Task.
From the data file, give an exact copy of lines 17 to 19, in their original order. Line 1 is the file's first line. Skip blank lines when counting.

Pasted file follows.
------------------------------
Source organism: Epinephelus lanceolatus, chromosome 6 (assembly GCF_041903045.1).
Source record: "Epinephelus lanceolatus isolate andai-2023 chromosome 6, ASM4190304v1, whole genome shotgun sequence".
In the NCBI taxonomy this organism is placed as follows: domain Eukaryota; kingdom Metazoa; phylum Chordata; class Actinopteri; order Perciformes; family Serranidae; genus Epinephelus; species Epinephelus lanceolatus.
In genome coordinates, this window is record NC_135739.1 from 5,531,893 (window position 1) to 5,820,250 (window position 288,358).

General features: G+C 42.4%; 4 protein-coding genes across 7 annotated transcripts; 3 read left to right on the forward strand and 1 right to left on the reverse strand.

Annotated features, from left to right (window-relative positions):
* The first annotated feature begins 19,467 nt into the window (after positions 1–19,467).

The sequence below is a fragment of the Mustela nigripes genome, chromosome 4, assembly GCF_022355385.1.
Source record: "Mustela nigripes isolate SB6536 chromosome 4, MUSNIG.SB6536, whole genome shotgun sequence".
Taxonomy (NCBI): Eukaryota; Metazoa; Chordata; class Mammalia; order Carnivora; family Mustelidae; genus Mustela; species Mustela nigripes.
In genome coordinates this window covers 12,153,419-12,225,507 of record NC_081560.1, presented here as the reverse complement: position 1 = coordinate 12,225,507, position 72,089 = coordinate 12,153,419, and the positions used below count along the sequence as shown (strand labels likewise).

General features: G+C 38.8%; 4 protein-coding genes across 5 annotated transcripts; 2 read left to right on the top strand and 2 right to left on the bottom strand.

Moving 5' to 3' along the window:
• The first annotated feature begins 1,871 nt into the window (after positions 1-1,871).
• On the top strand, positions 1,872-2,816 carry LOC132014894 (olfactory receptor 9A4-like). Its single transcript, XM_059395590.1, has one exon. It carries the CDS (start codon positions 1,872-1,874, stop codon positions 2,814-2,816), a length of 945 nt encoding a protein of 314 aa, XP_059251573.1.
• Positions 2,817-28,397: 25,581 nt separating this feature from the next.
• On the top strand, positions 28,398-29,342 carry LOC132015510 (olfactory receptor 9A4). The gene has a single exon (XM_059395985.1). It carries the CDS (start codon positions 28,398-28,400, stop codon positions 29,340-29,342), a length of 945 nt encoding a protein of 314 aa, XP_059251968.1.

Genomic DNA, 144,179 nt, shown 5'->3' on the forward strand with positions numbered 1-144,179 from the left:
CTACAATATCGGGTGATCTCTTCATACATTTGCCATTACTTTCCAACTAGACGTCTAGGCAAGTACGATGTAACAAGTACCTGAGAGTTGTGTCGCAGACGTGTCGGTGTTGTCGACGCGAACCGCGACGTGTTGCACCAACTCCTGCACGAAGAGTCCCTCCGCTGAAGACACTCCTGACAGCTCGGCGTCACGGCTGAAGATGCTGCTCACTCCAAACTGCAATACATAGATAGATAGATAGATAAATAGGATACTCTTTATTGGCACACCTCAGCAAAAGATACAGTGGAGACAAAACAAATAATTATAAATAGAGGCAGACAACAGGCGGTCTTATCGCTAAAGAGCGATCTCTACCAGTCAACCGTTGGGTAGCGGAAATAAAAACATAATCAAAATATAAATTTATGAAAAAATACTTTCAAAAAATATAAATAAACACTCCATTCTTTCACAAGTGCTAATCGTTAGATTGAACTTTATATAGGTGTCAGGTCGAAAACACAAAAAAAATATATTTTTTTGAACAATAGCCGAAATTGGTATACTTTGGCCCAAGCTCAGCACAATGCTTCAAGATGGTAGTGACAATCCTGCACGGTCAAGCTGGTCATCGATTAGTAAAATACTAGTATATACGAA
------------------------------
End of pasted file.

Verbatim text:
• On the top strand, positions 28,398-29,342 carry LOC132015510 (olfactory receptor 9A4). The gene has a single exon (XM_059395985.1). It carries the CDS (start codon positions 28,398-28,400, stop codon positions 29,340-29,342), a length of 945 nt encoding a protein of 314 aa, XP_059251968.1.

Genomic DNA, 144,179 nt, shown 5'->3' on the forward strand with positions numbered 1-144,179 from the left:
CTACAATATCGGGTGATCTCTTCATACATTTGCCATTACTTTCCAACTAGACGTCTAGGCAAGTACGATGTAACAAGTACCTGAGAGTTGTGTCGCAGACGTGTCGGTGTTGTCGACGCGAACCGCGACGTGTTGCACCAACTCCTGCACGAAGAGTCCCTCCGCTGAAGACACTCCTGACAGCTCGGCGTCACGGCTGAAGATGCTGCTCACTCCAAACTGCAATACATAGATAGATAGATAGATAAATAGGATACTCTTTATTGGCACACCTCAGCAAAAGATACAGTGGAGACAAAACAAATAATTATAAATAGAGGCAGACAACAGGCGGTCTTATCGCTAAAGAGCGATCTCTACCAGTCAACCGTTGGGTAGCGGAAATAAAAACATAATCAAAATATAAATTTATGAAAAAATACTTTCAAAAAATATAAATAAACACTCCATTCTTTCACAAGTGCTAATCGTTAGATTGAACTTTATATAGGTGTCAGGTCGAAAACACAAAAAAAATATATTTTTTTGAACAATAGCCGAAATTGGTATACTTTGGCCCAAGCTCAGCACAATGCTTCAAGATGGTAGTGACAATCCTGCACGGTCAAGCTGGTCATCGATTAGTAAAATACTAGTATATACGAA